In the oriki (appellations) of an 18th-century oba (king) in Okuku, references to cloth and indigo were included in the verses that attested to the oba's wealth and greatness,

Abioye, my father, Olugbola, one who takes the image and all its children to dance

The beauty of cloth dyed in indigo does not fade

Adewale, the indigo is what gives the cloth its worth

The references suggestively point to the aesthetic as well as commercial value of indigo in Yoruba society. Scholars and travelers have long noted the importance of indigo dyed cloth in Yoruba society, and Yoruba women ...


What’S In A Name: The Domestication Of Factory Produced Wax Textiles In Cote D’Ivoire, Kathleen E. Bickford Jan 1994

What’S In A Name: The Domestication Of Factory Produced Wax Textiles In Cote D’Ivoire, Kathleen E. Bickford

Textile Society of America Symposium Proceedings

In a frequently evoked passage from Romeo and Juliet, William Shakespeare asks "What's in a name? That which we call a rose by any other name would smell as sweet." Yet, as Romeo and Juliet tragically come to learn, human beings make much of names. Indeed, one's name is a significant part of one's social persona; it can describe who we are, it can join us and separate us from others, and it can link us to the past. In a sense, when we are named we are given an identity. Describing the complexities of naming for ...


Akwete-Igbo Weavers As Entrepreneurs And Innovators At The Turn Of The Century, Lisa Aronson Jan 1994

Akwete-Igbo Weavers As Entrepreneurs And Innovators At The Turn Of The Century, Lisa Aronson

Textile Society of America Symposium Proceedings

In his discourse on trade commodities, Igor Kopytoff argues that commodities assume what he calls a "cultural biography" through which one sees "the social system and the collective understanding on which it rests" (Kopytoff, 1986:89). What Kopytoff means by this is that commodities take on a life of their own based on the social and economic factors that have come to affect them. This paper will address the "cultural biography" of cloth in Southeastern Nigeria from its origins through trade to its various levels of assimilation both in use and production.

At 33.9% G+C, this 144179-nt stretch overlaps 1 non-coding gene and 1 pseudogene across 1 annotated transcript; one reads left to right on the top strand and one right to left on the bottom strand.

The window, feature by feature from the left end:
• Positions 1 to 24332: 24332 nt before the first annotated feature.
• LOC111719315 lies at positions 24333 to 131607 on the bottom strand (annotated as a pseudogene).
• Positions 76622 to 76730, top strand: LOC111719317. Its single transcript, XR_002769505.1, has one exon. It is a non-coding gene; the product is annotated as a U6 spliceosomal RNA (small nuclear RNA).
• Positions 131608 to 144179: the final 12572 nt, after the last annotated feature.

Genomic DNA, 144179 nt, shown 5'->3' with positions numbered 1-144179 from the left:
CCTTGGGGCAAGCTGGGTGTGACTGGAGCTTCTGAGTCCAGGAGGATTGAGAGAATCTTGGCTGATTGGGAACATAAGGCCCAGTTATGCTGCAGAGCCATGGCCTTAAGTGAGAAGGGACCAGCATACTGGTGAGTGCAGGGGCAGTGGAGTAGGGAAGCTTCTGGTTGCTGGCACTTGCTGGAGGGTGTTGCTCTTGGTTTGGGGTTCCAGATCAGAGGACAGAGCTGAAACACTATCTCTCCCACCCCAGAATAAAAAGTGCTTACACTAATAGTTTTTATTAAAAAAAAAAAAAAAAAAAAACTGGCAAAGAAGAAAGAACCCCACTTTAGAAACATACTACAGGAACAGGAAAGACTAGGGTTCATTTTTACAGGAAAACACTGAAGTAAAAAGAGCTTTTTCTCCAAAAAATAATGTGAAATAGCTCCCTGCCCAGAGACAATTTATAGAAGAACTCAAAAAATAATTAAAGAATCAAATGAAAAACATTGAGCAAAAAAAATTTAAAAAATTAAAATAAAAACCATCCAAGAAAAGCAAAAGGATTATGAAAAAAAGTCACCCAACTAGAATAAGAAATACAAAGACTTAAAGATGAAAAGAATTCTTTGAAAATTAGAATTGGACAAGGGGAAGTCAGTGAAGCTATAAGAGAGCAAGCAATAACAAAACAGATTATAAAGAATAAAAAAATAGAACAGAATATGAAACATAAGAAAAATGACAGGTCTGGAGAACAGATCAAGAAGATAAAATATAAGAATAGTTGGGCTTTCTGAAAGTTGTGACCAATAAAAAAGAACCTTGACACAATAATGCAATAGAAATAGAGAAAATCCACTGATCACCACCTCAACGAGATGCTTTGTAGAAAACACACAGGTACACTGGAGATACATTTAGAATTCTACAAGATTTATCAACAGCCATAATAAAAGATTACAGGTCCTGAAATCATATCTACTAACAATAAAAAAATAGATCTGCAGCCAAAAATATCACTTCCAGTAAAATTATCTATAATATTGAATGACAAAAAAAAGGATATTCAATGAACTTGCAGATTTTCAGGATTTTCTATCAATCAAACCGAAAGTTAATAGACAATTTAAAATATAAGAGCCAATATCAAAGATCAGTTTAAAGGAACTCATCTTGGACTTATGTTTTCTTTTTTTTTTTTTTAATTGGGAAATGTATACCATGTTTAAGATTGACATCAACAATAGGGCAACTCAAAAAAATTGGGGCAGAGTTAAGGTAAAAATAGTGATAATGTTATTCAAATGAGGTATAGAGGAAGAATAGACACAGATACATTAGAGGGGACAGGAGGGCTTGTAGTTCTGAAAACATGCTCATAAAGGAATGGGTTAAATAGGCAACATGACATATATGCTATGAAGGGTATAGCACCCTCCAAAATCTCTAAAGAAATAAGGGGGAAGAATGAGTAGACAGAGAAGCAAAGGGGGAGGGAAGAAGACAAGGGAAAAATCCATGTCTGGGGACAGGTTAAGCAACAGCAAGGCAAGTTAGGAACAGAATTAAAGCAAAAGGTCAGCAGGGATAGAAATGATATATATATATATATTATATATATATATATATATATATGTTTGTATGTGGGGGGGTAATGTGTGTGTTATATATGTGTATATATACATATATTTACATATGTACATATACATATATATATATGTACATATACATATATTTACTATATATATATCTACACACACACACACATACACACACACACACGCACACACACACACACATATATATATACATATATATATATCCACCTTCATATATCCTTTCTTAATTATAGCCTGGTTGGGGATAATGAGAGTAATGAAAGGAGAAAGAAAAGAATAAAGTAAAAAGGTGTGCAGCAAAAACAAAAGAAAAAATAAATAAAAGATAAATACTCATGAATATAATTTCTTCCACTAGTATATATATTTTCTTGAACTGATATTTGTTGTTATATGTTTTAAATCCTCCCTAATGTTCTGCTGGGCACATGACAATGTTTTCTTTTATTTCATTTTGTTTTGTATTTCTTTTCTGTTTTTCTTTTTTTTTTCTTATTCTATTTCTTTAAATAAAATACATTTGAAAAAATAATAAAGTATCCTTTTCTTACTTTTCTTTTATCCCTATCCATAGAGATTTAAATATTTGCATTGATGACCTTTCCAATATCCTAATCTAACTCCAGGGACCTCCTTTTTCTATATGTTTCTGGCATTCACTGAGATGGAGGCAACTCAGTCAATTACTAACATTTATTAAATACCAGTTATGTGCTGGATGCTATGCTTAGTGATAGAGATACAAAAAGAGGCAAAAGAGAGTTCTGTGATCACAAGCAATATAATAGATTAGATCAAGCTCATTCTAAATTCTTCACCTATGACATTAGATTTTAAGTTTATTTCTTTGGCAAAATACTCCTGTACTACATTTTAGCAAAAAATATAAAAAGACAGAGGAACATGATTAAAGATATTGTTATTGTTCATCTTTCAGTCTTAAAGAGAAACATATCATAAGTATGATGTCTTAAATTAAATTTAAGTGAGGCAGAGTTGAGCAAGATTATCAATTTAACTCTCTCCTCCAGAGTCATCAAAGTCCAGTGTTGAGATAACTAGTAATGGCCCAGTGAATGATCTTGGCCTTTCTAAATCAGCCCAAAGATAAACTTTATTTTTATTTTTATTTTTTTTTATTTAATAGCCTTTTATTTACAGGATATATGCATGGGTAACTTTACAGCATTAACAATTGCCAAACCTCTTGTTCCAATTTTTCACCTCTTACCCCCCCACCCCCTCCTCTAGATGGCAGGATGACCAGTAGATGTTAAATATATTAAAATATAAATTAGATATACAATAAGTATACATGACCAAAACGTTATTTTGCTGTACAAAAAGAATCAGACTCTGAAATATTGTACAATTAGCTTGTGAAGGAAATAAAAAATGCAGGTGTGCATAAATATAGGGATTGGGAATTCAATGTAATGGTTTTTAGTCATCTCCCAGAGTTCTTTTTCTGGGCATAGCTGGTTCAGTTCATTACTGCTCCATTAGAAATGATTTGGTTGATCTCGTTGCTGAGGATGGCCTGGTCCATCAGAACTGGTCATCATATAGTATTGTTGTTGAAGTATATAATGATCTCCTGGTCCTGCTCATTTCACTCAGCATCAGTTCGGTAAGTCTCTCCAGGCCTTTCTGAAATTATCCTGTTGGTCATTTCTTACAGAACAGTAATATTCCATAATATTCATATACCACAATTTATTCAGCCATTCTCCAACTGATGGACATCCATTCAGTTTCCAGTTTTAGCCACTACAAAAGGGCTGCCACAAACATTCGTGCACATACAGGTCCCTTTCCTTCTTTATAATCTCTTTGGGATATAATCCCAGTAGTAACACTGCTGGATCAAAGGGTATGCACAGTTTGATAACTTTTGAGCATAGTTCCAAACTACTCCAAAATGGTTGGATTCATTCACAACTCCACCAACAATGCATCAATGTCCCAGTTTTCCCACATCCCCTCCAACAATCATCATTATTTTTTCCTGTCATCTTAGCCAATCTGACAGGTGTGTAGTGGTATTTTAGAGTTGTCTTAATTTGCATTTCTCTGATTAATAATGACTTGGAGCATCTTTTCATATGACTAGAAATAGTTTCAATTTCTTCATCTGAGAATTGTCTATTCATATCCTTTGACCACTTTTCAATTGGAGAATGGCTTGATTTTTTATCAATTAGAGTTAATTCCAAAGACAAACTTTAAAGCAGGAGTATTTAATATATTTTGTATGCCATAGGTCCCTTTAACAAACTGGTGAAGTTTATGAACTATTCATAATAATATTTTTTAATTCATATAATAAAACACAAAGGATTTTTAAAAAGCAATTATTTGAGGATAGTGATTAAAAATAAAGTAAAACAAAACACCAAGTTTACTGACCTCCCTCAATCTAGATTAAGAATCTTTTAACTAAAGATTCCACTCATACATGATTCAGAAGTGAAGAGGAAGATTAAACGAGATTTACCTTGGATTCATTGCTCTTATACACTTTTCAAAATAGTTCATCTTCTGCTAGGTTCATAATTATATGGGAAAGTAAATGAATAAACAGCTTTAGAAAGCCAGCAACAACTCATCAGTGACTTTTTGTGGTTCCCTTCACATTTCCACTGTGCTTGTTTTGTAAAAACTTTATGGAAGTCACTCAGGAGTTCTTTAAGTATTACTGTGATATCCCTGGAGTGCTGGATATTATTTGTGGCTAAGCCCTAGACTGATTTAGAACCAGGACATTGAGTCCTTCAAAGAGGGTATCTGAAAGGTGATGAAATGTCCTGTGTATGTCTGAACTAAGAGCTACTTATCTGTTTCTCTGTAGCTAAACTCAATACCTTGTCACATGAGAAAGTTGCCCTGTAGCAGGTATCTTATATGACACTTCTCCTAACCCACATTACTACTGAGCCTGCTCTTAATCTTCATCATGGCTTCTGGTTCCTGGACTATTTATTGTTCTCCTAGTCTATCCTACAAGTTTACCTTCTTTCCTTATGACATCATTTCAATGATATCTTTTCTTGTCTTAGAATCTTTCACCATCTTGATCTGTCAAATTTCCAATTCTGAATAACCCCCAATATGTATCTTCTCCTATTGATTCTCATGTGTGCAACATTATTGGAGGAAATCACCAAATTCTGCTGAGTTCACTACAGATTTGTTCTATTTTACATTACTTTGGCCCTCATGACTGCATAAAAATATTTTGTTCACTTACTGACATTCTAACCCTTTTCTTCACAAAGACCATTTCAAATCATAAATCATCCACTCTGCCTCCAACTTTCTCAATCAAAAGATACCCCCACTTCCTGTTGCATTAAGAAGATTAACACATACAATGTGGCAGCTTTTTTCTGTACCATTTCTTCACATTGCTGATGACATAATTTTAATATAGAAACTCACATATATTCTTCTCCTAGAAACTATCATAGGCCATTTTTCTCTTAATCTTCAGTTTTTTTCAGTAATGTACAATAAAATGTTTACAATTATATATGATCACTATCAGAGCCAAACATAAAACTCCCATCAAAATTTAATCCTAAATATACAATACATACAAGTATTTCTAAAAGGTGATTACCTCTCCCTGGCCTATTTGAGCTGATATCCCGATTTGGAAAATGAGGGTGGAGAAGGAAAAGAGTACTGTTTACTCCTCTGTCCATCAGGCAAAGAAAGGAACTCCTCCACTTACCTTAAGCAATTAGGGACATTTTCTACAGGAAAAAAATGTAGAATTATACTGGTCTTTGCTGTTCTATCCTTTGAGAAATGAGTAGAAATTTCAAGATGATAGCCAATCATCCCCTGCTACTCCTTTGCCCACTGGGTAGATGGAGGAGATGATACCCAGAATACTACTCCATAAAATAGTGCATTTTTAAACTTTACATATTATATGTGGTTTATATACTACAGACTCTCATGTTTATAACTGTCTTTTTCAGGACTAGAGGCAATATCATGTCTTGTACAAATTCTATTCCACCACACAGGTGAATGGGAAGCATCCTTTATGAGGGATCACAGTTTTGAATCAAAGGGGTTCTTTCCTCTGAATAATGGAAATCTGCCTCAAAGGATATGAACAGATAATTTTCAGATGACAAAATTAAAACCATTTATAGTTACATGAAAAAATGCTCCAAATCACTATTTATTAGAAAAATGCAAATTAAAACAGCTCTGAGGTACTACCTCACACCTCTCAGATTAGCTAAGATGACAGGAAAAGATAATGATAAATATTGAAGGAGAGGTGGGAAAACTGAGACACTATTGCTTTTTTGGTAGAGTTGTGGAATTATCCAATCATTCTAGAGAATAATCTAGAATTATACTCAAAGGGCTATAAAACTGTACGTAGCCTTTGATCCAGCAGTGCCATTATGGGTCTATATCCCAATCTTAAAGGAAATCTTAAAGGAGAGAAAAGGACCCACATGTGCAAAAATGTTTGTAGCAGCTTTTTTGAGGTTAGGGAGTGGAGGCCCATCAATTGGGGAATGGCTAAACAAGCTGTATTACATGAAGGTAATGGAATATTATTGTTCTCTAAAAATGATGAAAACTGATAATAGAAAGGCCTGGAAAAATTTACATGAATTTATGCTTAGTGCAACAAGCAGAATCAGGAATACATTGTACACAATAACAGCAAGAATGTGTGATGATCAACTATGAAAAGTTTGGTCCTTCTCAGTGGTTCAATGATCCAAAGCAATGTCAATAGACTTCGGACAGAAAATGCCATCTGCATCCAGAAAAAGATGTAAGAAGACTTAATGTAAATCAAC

The biography discussed in this paper reaches an ...


Wreath And Cap To Veil And Apron: American Modification Of A Slavic Ritual, Patricia Williams Jan 1994

Wreath And Cap To Veil And Apron: American Modification Of A Slavic Ritual, Patricia Williams

Textile Society of America Symposium Proceedings

This paper explores a wedding custom practiced for more than one hundred years in the Chicago area by the descendants of Czech, Polish, and Slovak immigrant women. Through the custom's existence and perpetuation in America, the role of a transitional rite of passage is chronicled in both the process of assimilation and the preservation of ethnic heritage. The original textile symbols used in the ritual were modified to reflect the differences in culture in the United States but with the "echoes" of European folk tradition still heard. Chicagoans today have continued to modify the custom as the role of ...


The Conversion Of Chinese Court Robes Into Japanese Festival Hangings, Gloria Granz Gonick Jan 1994

The Conversion Of Chinese Court Robes Into Japanese Festival Hangings, Gloria Granz Gonick

Textile Society of America Symposium Proceedings

Decorated silken robes historically worn in China to garb the emperor and his family were disassembled and resewn in Japan into hangings for Kyoto's Gion Festival during the 16th to 18th centuries. The twenty robes, which were converted into coverings for festival carts called yama and hoko, include silk tapestry weaves (kesi), brocades, and embroidered examples. Eleven date from the Ming Dynasty (1368–1644) and nine from the early to mid Qing Dynasty (1644–1911). This distribution contrasts with other world collections of Chinese imperial robes, in which Qing Dynasty examples are far more numerous. In addition to the ...


Discussion Of "Textile Transformations And Cultural Continuities In West Africa", Christopher B. Steiner Jan 1994

Discussion Of "Textile Transformations And Cultural Continuities In West Africa", Christopher B. Steiner

Textile Society of America Symposium Proceedings

I have divided my discussion of these papers into two parts. First, I would like briefly to address each of the papers individually—highlighting what I find to be some of the most important issues raised by each. And second, I would like to put forth two dichotomies—(1) regarding the relationship between the sacred and the profane, and (2) on the relationship between aesthetic value and commercial value—both of which strike me as critical organizing principles that join these four papers [those of Judith Byfield, Kathleen Bickford, Lisa Aronson, and Elisha Renne and Joanne Eicher in this proceedings ...


The Transformation Of Men Into Masquerades And Indian Madras Into Masquerade Cloth In Buguma, Nigeria, Elisha P. Renne, Joanne B. Eicher Jan 1994

The Transformation Of Men Into Masquerades And Indian Madras Into Masquerade Cloth In Buguma, Nigeria, Elisha P. Renne, Joanne B. Eicher

Textile Society of America Symposium Proceedings

The Kalahari Ijo people of the Niger Delta area of southeastern Nigeria use a group of dark indigo-blue cloths with white patterning to cover the faces of masquerade performers. Subsumed under the name of alubite (masquerade cloth) are at least three distinct types: (1) ukara cloth, an indigo-resist of imported muslin, stitched and dyed by Igbo craftsmen, (2) alubite cloth, a gauze-weave, also an indigo-resist, but of unknown provenance, and (3) pelete bite, an Indian madras from which threads are cut and pulled by Kalahari women to form a new pattern.

The first two types of cloth apparently come from ...